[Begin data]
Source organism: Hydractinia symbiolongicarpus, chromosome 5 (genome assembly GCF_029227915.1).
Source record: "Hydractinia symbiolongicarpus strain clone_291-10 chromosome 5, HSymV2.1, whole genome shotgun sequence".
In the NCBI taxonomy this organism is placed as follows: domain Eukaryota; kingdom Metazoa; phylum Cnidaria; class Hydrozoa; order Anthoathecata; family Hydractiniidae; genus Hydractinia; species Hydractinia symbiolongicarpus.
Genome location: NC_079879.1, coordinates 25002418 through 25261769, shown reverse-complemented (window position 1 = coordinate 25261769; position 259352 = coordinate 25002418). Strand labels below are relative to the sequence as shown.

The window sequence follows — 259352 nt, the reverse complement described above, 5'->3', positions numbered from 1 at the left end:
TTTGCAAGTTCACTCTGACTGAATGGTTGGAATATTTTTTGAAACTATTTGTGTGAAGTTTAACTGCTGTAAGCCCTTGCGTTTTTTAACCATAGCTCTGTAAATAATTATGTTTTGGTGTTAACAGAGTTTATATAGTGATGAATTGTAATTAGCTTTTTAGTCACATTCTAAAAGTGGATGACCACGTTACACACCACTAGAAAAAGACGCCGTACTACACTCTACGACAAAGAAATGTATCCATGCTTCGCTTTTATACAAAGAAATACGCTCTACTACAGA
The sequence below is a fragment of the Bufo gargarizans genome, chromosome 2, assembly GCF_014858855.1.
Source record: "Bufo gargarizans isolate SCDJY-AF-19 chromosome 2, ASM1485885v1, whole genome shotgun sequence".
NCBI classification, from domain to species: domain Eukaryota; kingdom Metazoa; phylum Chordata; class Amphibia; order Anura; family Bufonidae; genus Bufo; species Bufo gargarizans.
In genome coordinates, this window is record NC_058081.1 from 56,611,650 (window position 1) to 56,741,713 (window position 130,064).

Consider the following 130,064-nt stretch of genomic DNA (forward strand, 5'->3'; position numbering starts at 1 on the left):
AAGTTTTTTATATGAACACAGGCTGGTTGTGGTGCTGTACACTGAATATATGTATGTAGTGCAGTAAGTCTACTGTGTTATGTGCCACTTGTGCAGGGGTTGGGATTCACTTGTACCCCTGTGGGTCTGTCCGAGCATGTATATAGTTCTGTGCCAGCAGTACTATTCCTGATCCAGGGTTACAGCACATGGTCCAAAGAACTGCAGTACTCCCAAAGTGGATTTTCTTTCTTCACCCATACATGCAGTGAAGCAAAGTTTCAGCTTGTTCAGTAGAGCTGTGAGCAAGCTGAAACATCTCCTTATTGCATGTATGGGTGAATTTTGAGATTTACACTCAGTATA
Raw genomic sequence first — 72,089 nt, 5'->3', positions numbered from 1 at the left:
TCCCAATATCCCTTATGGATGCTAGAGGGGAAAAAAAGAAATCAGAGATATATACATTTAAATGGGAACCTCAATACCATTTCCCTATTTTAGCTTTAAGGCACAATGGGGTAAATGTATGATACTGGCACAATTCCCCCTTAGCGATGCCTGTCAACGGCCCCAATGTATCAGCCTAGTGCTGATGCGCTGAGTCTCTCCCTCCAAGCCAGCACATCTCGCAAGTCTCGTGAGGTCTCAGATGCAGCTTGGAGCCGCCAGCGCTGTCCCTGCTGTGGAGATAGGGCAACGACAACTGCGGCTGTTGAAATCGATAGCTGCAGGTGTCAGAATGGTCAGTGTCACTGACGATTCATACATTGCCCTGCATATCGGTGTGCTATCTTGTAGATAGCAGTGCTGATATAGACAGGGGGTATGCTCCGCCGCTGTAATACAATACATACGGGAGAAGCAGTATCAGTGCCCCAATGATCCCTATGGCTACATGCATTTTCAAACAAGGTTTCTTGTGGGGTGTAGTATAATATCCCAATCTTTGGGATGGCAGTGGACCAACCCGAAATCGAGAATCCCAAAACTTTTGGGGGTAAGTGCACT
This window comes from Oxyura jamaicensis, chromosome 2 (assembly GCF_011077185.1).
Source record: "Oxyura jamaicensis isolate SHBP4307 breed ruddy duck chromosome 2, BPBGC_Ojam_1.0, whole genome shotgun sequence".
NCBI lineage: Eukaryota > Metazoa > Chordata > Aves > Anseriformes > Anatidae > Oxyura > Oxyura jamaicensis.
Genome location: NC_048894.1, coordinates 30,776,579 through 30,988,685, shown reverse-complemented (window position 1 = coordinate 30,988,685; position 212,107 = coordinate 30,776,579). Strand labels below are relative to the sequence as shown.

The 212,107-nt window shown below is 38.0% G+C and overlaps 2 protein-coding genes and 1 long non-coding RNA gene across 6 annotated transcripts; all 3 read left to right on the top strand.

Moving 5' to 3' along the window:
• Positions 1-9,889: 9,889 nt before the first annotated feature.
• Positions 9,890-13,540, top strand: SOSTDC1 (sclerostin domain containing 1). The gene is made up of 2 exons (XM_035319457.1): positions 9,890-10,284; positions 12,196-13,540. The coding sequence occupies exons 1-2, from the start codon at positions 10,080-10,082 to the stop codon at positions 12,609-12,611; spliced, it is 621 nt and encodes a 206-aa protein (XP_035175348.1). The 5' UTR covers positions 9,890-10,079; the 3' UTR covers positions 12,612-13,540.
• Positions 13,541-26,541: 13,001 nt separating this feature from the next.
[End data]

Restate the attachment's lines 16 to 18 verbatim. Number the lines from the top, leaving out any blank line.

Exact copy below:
Source record: "Oxyura jamaicensis isolate SHBP4307 breed ruddy duck chromosome 2, BPBGC_Ojam_1.0, whole genome shotgun sequence".
NCBI lineage: Eukaryota > Metazoa > Chordata > Aves > Anseriformes > Anatidae > Oxyura > Oxyura jamaicensis.
Genome location: NC_048894.1, coordinates 30,776,579 through 30,988,685, shown reverse-complemented (window position 1 = coordinate 30,988,685; position 212,107 = coordinate 30,776,579). Strand labels below are relative to the sequence as shown.